Couple's South Shore retirement dream on the rocks due to doctor shortage

At least one South Shore Nova Scotia mayor worries the family doctor shortage is hurting communities' ability to attract new residents.

Mayor of area worries the family doctor shortage is hurting communities' ability to attract new residents

Doctor shortages in rural communities could be costing those areas new residents, according to one South Shore mayor. (Shutterstock)

It was a combination of beaches, the ocean and small-town friendliness that made Lois and Fred DuVal dream of retiring to Nova Scotia's South Shore. It's the province's doctor shortage that may derail that dream.

The Toronto residents have made many visits to the province through the years — and not just during the summer. They fell in love with Mahone Bay and the Shore Club in Hubbards, and took out a subscription to the local community weekly newspaper to help do their homework.

And that's how they first learned of the problems people here have finding a family doctor.

Not just a Cape Breton problem

"At first, we thought it was restricted to Cape Breton Island," Lois DuVal said in a phone interview from Toronto. "And then we realized that, no, it's not — it's kind of everywhere."

That situation has them rethinking their plans to move here next October following Fred's retirement. They had planned to rent a spot before eventually buying a place to fix up.

"We're on the fence," said DuVal. "One part of us says, 'Take your chances. Go see how it works out. Maybe it's not as bad as they say.' And then there's the practical side of you that says, 'No, that's kind of stupid.'"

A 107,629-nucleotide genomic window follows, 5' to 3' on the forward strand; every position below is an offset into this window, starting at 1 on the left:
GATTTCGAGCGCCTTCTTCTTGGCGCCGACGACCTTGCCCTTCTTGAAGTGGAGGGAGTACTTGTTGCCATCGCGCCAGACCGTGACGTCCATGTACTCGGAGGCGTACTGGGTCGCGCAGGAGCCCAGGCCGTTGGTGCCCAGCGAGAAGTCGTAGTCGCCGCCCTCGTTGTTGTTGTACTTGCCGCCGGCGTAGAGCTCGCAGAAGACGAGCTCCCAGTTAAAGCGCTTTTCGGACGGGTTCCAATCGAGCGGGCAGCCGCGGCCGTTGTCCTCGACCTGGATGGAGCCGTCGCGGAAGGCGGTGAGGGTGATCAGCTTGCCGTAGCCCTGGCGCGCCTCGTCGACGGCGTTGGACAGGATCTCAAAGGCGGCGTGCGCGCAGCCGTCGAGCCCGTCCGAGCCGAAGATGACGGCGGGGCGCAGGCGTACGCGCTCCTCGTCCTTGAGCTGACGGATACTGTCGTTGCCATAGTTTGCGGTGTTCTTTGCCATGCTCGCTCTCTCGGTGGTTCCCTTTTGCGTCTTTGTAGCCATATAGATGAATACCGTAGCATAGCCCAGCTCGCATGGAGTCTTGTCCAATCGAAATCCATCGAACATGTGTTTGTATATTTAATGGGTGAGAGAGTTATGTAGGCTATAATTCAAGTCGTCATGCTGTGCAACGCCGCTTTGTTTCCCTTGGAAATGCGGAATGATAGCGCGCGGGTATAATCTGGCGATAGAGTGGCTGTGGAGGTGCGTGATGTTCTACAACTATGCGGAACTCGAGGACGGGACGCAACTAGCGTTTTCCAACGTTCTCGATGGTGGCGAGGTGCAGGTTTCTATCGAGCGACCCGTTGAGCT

It's a sentiment Carolyn Bolivar-Getson has heard before.

The mayor of the Municipality of the District of Lunenburg said the province's doctor shortage is one of the key concerns she hears from people thinking of moving here. 

Just this week she met with a resident who has family wanting to move to the area but won't do it without "access to reliable health care and knowing that they would have a family doctor when they arrived."

Communication is key

Next month, officials with the Nova Scotia Health Authority will meet with municipal politicians from the South Shore to talk about plans for family-practice teams.

"I'm excited that they're actually doing this because I think that we are the level of government that's closest to the people and we do hear on a regular basis when people cannot access a family doctor," said Bolivar-Getson.

Communication is key to solving the issue, she said, and if the Health Department or health authority has a plan, it needs to be shared with municipal leaders.

"Because we can help communicate that plan if we know there is one. As a municipality, we're looking to create an environment where families choose to live — not choose to leave. And without a family doctor, residents do do that."

Continuity needed

Duval said she and her husband have no problem waiting for specialists or surgical procedures — she may need a new knee at some point and he may need eye surgery — but they're at a stage in their life where they can't wait years for primary health care, she said.

"You can go to a walk-in clinic, but a lot of times it's continuity that makes a right diagnosis and you don't get that in an emergency department, nor do we want to clog up the system."

About the Author

Michael Gorman

Reporter

Michael Gorman is a reporter in Nova Scotia whose coverage areas include Province House, rural communities, and health care. Contact him with story ideas at michael.gorman@cbc.ca